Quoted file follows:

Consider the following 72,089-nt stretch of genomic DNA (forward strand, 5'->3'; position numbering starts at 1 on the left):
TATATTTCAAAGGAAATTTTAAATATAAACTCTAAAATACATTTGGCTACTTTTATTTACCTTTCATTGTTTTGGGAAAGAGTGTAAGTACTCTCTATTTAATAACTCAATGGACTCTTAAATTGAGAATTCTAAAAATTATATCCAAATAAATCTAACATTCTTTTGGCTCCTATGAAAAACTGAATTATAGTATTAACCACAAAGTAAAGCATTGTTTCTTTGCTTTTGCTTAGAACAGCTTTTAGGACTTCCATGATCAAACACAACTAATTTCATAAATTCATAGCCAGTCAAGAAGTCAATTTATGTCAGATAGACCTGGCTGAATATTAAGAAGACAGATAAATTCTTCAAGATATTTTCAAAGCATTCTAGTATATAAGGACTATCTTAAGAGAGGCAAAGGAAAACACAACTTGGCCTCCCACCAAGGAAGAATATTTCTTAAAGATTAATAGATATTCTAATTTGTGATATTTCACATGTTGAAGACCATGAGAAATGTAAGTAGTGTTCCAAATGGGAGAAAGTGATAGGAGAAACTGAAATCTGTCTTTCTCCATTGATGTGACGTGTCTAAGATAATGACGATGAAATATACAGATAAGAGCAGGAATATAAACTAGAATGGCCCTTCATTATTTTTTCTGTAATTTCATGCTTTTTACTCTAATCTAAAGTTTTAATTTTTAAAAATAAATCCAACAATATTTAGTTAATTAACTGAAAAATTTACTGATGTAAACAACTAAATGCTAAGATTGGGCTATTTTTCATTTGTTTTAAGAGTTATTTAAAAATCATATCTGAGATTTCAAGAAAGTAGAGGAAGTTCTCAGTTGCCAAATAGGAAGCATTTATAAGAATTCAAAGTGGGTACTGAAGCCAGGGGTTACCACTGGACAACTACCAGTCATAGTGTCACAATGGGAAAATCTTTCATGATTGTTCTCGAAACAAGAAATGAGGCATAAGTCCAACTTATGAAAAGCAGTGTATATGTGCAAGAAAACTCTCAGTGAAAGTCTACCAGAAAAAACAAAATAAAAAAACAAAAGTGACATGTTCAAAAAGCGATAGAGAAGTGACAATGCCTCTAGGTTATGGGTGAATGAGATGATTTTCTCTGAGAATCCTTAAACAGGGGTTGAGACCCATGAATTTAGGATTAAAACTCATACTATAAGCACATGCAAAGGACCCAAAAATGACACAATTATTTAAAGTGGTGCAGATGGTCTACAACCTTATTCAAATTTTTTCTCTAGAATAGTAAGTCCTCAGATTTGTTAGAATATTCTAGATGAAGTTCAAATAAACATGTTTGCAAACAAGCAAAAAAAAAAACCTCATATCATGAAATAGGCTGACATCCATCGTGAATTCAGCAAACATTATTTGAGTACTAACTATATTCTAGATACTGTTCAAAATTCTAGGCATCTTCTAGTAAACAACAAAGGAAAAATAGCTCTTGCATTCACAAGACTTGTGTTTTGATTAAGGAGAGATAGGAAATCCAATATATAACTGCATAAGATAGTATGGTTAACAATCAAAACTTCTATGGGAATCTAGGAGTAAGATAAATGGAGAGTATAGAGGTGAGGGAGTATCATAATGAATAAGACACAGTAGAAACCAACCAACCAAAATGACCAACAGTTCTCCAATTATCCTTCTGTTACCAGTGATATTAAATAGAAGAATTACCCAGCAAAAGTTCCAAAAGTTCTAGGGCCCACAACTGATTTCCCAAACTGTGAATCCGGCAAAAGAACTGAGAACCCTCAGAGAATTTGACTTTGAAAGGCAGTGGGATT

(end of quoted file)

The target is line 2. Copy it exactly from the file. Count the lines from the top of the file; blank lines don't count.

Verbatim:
TATATTTCAAAGGAAATTTTAAATATAAACTCTAAAATACATTTGGCTACTTTTATTTACCTTTCATTGTTTTGGGAAAGAGTGTAAGTACTCTCTATTTAATAACTCAATGGACTCTTAAATTGAGAATTCTAAAAATTATATCCAAATAAATCTAACATTCTTTTGGCTCCTATGAAAAACTGAATTATAGTATTAACCACAAAGTAAAGCATTGTTTCTTTGCTTTTGCTTAGAACAGCTTTTAGGACTTCCATGATCAAACACAACTAATTTCATAAATTCATAGCCAGTCAAGAAGTCAATTTATGTCAGATAGACCTGGCTGAATATTAAGAAGACAGATAAATTCTTCAAGATATTTTCAAAGCATTCTAGTATATAAGGACTATCTTAAGAGAGGCAAAGGAAAACACAACTTGGCCTCCCACCAAGGAAGAATATTTCTTAAAGATTAATAGATATTCTAATTTGTGATATTTCACATGTTGAAGACCATGAGAAATGTAAGTAGTGTTCCAAATGGGAGAAAGTGATAGGAGAAACTGAAATCTGTCTTTCTCCATTGATGTGACGTGTCTAAGATAATGACGATGAAATATACAGATAAGAGCAGGAATATAAACTAGAATGGCCCTTCATTATTTTTTCTGTAATTTCATGCTTTTTACTCTAATCTAAAGTTTTAATTTTTAAAAATAAATCCAACAATATTTAGTTAATTAACTGAAAAATTTACTGATGTAAACAACTAAATGCTAAGATTGGGCTATTTTTCATTTGTTTTAAGAGTTATTTAAAAATCATATCTGAGATTTCAAGAAAGTAGAGGAAGTTCTCAGTTGCCAAATAGGAAGCATTTATAAGAATTCAAAGTGGGTACTGAAGCCAGGGGTTACCACTGGACAACTACCAGTCATAGTGTCACAATGGGAAAATCTTTCATGATTGTTCTCGAAACAAGAAATGAGGCATAAGTCCAACTTATGAAAAGCAGTGTATATGTGCAAGAAAACTCTCAGTGAAAGTCTACCAGAAAAAACAAAATAAAAAAACAAAAGTGACATGTTCAAAAAGCGATAGAGAAGTGACAATGCCTCTAGGTTATGGGTGAATGAGATGATTTTCTCTGAGAATCCTTAAACAGGGGTTGAGACCCATGAATTTAGGATTAAAACTCATACTATAAGCACATGCAAAGGACCCAAAAATGACACAATTATTTAAAGTGGTGCAGATGGTCTACAACCTTATTCAAATTTTTTCTCTAGAATAGTAAGTCCTCAGATTTGTTAGAATATTCTAGATGAAGTTCAAATAAACATGTTTGCAAACAAGCAAAAAAAAAAACCTCATATCATGAAATAGGCTGACATCCATCGTGAATTCAGCAAACATTATTTGAGTACTAACTATATTCTAGATACTGTTCAAAATTCTAGGCATCTTCTAGTAAACAACAAAGGAAAAATAGCTCTTGCATTCACAAGACTTGTGTTTTGATTAAGGAGAGATAGGAAATCCAATATATAACTGCATAAGATAGTATGGTTAACAATCAAAACTTCTATGGGAATCTAGGAGTAAGATAAATGGAGAGTATAGAGGTGAGGGAGTATCATAATGAATAAGACACAGTAGAAACCAACCAACCAAAATGACCAACAGTTCTCCAATTATCCTTCTGTTACCAGTGATATTAAATAGAAGAATTACCCAGCAAAAGTTCCAAAAGTTCTAGGGCCCACAACTGATTTCCCAAACTGTGAATCCGGCAAAAGAACTGAGAACCCTCAGAGAATTTGACTTTGAAAGGCAGTGGGATT